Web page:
Information on demographic characteristics, education level, lifestyle, dietary habits and medical history was collected through face-to-face interview using a structured questionnaire administered by public health nurses or trained volunteers. For biochemical variables, 12 h fasting blood samples were drawn at recruitment. Fasting plasma glucose and white blood cell levels were derived from a blood sample after at least an 8 h fast. Hyperglycaemia included impaired fasting glucose and diabetes. The former was defined as having fasting plasma glucose level ≥100 mg/dl but <126 mg/dl, and the latter was defined as fasting plasma glucose ≥126 mg/dl or having a history of diabetes. The question for the intake of soft drinks was ‘How many times have you had the intake of soft drinks (including carbonated beverage, cola, milk tea, and juice or asparagus juice) per week over the past half a year?’ The frequency of the intake of soft drinks was classified into ≤2, 3–4 or ≥5 times/week. The frequency of intake of fruits was classified into ≤2, 3–4 or ≥5 times/week. Cigarette smoking was classified as ever having smoked or never having smoked. The former included current smokers and people who had quit smoking. Having the habit of brushing one’s teeth was defined as brushing teeth both day and night. Height and weight were also collected, and BMI was calculated as weight/height2.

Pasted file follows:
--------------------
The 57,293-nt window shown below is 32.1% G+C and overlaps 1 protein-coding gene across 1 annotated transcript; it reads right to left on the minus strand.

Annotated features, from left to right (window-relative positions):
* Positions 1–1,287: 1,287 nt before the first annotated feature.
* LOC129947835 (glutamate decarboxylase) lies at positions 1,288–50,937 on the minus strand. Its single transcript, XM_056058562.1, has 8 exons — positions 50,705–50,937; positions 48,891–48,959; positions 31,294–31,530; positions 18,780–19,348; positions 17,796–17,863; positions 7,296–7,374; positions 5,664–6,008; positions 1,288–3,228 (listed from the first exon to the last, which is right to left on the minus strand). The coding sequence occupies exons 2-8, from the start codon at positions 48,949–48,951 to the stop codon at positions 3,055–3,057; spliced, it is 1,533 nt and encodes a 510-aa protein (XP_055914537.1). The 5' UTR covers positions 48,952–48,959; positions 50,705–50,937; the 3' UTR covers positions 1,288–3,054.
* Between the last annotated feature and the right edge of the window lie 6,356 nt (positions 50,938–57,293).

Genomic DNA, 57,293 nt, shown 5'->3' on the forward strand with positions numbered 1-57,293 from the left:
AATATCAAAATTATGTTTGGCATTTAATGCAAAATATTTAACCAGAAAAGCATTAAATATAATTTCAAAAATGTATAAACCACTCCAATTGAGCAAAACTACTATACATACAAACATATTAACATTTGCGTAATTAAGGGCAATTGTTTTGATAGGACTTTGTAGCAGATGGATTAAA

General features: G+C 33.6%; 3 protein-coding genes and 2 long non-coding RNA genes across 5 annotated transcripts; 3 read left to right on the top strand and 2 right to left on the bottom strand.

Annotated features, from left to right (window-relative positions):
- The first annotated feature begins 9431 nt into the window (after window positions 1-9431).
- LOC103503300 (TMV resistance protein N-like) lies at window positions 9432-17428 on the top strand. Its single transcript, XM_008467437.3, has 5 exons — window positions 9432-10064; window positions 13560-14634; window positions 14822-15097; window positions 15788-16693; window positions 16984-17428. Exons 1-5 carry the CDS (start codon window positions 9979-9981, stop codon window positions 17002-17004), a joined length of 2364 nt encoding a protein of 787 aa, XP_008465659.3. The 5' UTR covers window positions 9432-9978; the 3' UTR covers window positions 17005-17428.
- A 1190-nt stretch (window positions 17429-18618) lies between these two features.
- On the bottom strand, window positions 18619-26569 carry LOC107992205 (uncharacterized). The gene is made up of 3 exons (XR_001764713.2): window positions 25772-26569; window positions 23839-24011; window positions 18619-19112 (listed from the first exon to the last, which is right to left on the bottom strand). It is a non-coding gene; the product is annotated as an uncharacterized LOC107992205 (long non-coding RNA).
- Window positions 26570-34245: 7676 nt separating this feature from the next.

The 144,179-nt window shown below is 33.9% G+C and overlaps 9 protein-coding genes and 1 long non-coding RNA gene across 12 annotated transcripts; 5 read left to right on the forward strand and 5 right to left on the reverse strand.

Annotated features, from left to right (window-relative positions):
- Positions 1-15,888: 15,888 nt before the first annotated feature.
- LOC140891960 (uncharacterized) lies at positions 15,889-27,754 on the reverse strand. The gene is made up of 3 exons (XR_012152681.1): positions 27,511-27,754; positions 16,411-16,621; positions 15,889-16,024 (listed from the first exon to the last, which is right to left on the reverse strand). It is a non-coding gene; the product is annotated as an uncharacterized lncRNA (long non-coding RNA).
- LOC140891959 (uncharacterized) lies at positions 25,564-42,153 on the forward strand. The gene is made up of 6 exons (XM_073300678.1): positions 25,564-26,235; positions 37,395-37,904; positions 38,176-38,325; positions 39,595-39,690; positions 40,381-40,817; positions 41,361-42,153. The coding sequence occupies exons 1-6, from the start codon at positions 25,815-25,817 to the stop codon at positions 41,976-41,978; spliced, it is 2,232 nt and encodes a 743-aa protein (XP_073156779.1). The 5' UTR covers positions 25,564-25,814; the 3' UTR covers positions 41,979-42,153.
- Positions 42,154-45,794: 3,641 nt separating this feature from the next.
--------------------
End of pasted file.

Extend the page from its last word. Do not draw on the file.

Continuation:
The associations between putative risk factors and PD were assessed using a logistic regression model. The estimates of crude and adjusted odds ratios regarding the associations between the intake of soft drinks and PD according to the two indices, CPI≥3 and LA≥1, were obtained from a univariate analysis and a multivariate analysis with adjustment for other covariates, respectively. The statistical significance of each variable was tested by the likelihood ratio test. The original classification of soft drink consumption was five categories, including none or seldom, 1–2 times/week, 3–4 times/week, 5–6 times/week and ≥7 times/week. The descriptive results showed that these five levels could be reduced to three according the distribution of PD prevalence and also considering the sparse numbers in the two tails of the distribution of soft drink consumption. By combining none or seldom with 1–2 times/week, and also 5–6 times/week with ≥7 times/week, three levels were used as follows: ≤2 times/week (including none or seldom, 1–2 times/week), 3–4 times/week and ≥5 times/week (including 5–6 times/week and ≥7 times/week). A trend test was employed to assess whether there was a dose–response relationship between the frequency of the intake of soft drinks treated as an ordinal variable (1 for ≤2 times/week; 2 for 3–4 times/week; 3 for ≥5 times/week) and the risk for PD. Missing values were excluded from the analysis. The number of missing values based on information from Table 1 was 191, about 2 % (191/10 213), for the intake of soft drinks.